Just because HHS designated the Certification Commission for Healthcare
Information Technology a "recognized certification body" last week and
this designation -- according to theory -- makes its certification
evidence of an electronic health record's interoperability, it doesn't
necessarily mean that CCHIT-certified EHRs can actually "talk to each
CCHIT Chairman Mark Leavitt acknowledged as much, noting that the
industry started at a point where there was virtually no ability for
two entities to exchange health information and that it will take time
to establish data-transmission standards and then build those standards
"We're starting at zero," Leavitt said. "We can't go from zero to 100
Nevertheless, he added that the vehicles the health IT industry is
riding are getting capable of achieving faster and faster speeds.
Leavitt explained that he used to say EHRs were in the "Model T" stage,
referring to the early Ford automobile that was made until the late
'20s and was said to have "put America on wheels." Now, he compares
EHRs to the cars of the 1930s.
"Cars actually ran pretty reliably back then," Leavitt said. "They
looked clumsy, but they got people places better than horses did, and
you weren't a nut if you bought one."
He added that waiting is no longer the right decision for physicians to
make regarding EHRs.
Last September, CCHIT was awarded a $2.7 million HHS contract to
develop a sustainable process to certify health IT products'
functionality, security and interoperability -- first for the outpatient
setting, and then for inpatient and hospital EHRs. In order to get
certified, vendors need to pay a $28,000 fee, and their products need
to score 100% on CCHIT's 200-item test and, so far, 33 ambulatory EHR
products have done so. But Leavitt acknowledged that, for now at least,
criteria on the interoperability side of the certification equation are
CCHIT is still waiting for standard-setting bodies to finish their
tasks so, for 2006, the only interoperability requirement needed for
certification was the ability to receive laboratory-test results
electronically. Starting in May 2007, EHRs will need to be able to
electronically transmit prescriptions in order to be certified. And, in
2007, Leavitt said they will need to be able to electronically transfer
"We're going to get more interoperability criteria every year," he
said, adding that last week's announcement by HHS that CCHIT was a
recognized certification body will also serve to promote more
interoperability between EHRs because it opened the door for more
hospitals, health systems and health plans to donate EHR hardware and
software to their affiliated physicians.
These donations will be allowed under the new exceptions to physician
self-referral prohibitions published by HHS in August as well as by
anti-kickback safe-harbor provisions declared at the same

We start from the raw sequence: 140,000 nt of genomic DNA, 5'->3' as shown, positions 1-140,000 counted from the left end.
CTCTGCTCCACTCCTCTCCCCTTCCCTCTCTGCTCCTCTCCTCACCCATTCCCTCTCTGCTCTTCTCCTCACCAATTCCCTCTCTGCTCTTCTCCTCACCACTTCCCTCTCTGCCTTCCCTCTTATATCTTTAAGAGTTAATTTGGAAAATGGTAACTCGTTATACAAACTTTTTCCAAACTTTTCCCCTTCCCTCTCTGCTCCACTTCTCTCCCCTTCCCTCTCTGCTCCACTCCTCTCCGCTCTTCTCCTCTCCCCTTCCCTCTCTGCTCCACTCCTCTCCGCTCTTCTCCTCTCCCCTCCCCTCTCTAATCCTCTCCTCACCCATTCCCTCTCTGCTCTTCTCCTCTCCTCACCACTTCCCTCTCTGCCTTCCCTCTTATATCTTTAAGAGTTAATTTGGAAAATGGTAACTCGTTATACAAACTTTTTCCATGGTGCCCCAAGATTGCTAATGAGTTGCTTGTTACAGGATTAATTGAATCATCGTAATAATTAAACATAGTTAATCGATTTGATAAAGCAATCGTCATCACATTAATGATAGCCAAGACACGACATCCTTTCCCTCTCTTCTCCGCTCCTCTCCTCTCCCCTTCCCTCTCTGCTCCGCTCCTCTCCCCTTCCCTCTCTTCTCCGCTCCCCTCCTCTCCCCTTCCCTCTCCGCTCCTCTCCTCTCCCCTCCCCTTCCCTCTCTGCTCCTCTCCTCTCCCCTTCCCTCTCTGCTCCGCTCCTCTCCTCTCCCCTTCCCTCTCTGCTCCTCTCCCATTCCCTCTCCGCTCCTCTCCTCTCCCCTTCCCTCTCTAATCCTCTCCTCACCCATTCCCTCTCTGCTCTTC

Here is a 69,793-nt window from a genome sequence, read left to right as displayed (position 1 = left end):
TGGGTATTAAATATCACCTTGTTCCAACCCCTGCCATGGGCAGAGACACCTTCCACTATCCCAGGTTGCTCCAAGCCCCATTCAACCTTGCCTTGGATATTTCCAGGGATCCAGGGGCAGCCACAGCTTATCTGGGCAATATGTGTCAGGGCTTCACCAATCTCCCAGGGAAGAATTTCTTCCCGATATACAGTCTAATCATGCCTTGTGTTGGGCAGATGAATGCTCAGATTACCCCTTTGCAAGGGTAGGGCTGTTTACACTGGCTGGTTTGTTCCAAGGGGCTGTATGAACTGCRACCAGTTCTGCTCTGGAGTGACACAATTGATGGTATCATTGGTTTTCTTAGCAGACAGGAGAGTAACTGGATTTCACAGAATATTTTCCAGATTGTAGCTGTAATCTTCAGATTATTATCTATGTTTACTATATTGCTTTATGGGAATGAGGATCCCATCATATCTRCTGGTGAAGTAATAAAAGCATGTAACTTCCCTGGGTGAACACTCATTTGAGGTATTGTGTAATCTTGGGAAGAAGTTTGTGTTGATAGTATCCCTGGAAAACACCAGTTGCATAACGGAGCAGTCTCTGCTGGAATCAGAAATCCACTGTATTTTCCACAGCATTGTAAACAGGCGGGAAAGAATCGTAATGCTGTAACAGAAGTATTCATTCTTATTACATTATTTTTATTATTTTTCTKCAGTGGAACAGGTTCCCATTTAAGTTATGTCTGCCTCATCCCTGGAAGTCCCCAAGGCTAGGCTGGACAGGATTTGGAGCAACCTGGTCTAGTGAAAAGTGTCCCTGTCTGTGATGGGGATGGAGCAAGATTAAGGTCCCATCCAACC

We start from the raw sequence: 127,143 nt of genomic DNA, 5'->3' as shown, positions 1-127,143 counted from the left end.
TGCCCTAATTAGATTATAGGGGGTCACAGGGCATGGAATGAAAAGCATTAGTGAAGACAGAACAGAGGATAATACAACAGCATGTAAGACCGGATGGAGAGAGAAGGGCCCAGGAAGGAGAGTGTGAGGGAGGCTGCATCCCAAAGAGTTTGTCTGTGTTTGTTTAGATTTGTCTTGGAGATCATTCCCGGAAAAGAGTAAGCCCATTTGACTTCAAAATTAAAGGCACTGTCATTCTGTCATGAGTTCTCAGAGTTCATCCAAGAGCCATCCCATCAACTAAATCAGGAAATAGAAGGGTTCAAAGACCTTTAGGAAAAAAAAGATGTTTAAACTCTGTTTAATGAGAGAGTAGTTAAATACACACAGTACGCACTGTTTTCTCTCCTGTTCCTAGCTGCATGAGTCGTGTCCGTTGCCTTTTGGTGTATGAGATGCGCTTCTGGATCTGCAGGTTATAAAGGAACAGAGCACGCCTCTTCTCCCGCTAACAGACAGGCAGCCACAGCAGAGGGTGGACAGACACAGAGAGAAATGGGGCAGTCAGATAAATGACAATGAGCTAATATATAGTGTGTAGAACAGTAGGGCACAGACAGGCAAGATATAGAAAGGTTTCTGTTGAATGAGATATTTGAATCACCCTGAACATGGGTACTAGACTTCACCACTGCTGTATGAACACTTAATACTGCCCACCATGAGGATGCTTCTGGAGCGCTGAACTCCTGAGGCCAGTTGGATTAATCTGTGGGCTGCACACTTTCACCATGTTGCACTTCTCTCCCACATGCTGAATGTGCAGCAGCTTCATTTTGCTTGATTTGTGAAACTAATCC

One of the conditions of the new exceptions is that the products be
interoperable and, according to a CCHIT news release, "EHR software
will be deemed interoperable under both rules if it has been certified
within 12 months prior to the donation by a certification body
recognized by the Secretary of Health and Human Services."
This 12-month requirement, Leavitt said, will motivate vendors -- who are
typically upgrading their products every 12 to 16 months anyway -- to
keep current with their certifications as the products to be donated
will have to meet the latest standards. "Vendors won't want to be left
behind," he said. "Vendors are not interested in just selling to new
customers; they want existing customers to buy upgrades."
The rule change "guarantees that vendors will keep upgrading" the
interoperability of their EHRs, Leavitt added. "Using normal market
mechanisms, we'll be able to carry everyone along to take
interoperability to the level we eventually want to get to."
Leavitt also acknowledged that there has been little interest on the
part of hospitals, systems and plans to make these donations to their
affiliated physicians and whether the rule change will promote more of
these "is the question on everyone's lips now."
As for himself, Leavitt is optimistic that selling EHRs to hospitals
that then pass them on to physicians in their community makes sense on
many levels because of economies of scale, and he thinks vendors will
start considering this path as an important part of their marketing
The typical hospital has several hundred physicians who are not its
employees but have admitting privileges and, currently, these doctors
are all individually exploring their IT investments independently of
what the hospital is doing, he explained.
"It's very natural and economical for all those physicians to make a
group purchase or have a single source of support," Leavitt said. "It
will make this less risky for doctors. It will make them more
successful with implementation. … It pushes all the right
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